Tuesday, September 11, 2012
I recently read Graham Harman's new book Weird Realism: Lovecraft and Philosophy, published by Zero Books, and would like to share a few thoughts concerning the book. Let me say first that it is very enjoyable. Lovecraft and phenomenology? Why the heck not! Of course the book represents what seems to be an exceptionally idiosyncratic project, arguing that a position similar to the one Hölderlin fills for Heideggerian phenomenology should be occupied by H. P. Lovecraft for thinkers of Speculative Realism. I am a passionate fan of Lovecraft but even I found the project at first audacious. Being the type of thinker I am, however, I also found this very audacity amusing and intriguing, an affect I suspect Harman intended. There is, in and of itself, a philosophically important performative force in placing Lovecraft beside accepted standard bearers of high art who have become central figures for philosophy such as Hölderlin, Mallarmé or Beckett. What would it be for Lovecraft to occupy a position of world historical importance in the manner that Heidegger thought Hölderlin did?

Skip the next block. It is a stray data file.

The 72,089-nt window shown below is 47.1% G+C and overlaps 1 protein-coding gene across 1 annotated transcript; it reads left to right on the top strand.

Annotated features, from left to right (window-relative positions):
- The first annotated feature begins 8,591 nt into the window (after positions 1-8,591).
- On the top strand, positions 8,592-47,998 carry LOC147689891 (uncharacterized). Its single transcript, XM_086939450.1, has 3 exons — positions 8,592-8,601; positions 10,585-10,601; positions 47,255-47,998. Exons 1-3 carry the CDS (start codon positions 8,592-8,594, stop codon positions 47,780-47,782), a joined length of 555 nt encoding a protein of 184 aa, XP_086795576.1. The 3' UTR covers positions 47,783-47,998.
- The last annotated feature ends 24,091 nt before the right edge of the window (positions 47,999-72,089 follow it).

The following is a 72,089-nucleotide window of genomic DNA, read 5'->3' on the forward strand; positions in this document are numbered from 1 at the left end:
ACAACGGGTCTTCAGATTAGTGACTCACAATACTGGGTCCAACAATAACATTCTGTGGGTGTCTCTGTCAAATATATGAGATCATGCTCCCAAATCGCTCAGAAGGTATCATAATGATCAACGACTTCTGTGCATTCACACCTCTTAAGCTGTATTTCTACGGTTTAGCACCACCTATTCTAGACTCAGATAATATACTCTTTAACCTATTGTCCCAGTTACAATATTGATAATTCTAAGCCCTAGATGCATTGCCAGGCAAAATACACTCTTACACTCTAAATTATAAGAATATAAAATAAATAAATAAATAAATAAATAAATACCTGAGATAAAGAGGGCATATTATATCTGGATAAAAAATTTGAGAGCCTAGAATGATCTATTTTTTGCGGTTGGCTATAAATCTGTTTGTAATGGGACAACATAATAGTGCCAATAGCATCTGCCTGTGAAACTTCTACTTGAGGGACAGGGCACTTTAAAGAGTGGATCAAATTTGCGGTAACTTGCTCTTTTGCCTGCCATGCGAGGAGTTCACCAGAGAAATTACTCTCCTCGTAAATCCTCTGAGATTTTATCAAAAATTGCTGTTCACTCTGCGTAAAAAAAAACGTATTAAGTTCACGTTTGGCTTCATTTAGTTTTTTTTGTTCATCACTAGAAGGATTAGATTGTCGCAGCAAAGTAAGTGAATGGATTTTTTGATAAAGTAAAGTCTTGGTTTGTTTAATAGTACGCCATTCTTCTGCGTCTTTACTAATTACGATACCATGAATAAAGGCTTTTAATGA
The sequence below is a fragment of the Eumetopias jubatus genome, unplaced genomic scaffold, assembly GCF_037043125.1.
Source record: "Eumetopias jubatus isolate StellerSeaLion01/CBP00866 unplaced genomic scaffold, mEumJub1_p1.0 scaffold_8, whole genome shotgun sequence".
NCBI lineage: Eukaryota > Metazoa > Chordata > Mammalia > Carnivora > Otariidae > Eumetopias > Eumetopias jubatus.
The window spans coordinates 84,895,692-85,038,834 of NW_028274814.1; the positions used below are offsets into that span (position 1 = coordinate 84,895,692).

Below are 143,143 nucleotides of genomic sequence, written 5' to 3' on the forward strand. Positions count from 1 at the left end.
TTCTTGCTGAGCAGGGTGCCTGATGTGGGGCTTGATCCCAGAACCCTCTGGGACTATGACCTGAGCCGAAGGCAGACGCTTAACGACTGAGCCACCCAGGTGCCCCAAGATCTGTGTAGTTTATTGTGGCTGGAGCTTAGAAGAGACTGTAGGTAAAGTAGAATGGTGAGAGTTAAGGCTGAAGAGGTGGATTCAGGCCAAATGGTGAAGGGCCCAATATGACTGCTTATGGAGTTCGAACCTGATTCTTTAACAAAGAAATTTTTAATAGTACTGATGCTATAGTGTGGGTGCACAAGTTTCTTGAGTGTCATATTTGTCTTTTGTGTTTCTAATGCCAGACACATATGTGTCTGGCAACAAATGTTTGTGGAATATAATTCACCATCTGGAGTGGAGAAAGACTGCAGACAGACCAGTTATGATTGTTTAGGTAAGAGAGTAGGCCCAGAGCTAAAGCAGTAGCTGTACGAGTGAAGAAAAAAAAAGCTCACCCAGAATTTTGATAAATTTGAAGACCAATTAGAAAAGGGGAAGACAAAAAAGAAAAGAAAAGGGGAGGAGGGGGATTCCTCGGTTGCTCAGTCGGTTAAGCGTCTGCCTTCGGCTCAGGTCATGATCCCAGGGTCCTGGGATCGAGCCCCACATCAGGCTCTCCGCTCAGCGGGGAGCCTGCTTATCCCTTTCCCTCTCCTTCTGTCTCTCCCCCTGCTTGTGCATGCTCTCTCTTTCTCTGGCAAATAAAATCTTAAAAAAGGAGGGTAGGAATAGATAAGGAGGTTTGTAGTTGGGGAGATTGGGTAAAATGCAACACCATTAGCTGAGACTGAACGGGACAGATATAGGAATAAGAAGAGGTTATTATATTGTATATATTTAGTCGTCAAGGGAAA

Wednesday, September 5, 2012
I recently finished reading Andrew Mitchell's new translation of Heidegger's Bremen and Freiburg lectures of 1949 and 1957 respectively. Let me first say that the Bremen lectures in particular, from which the much better known "The Question Concerning Technology" takes its origin, are a breathtaking text both in terms of poetic beauty and powerful philosophical suggestions. I have no doubt that a portion of the text's surprising force comes from Mitchell's translation which has managed to capture the singing in Heidegger's at times oracular speech. Students of Heidegger's thought are clearly in Mitchell's debt for this much needed translation.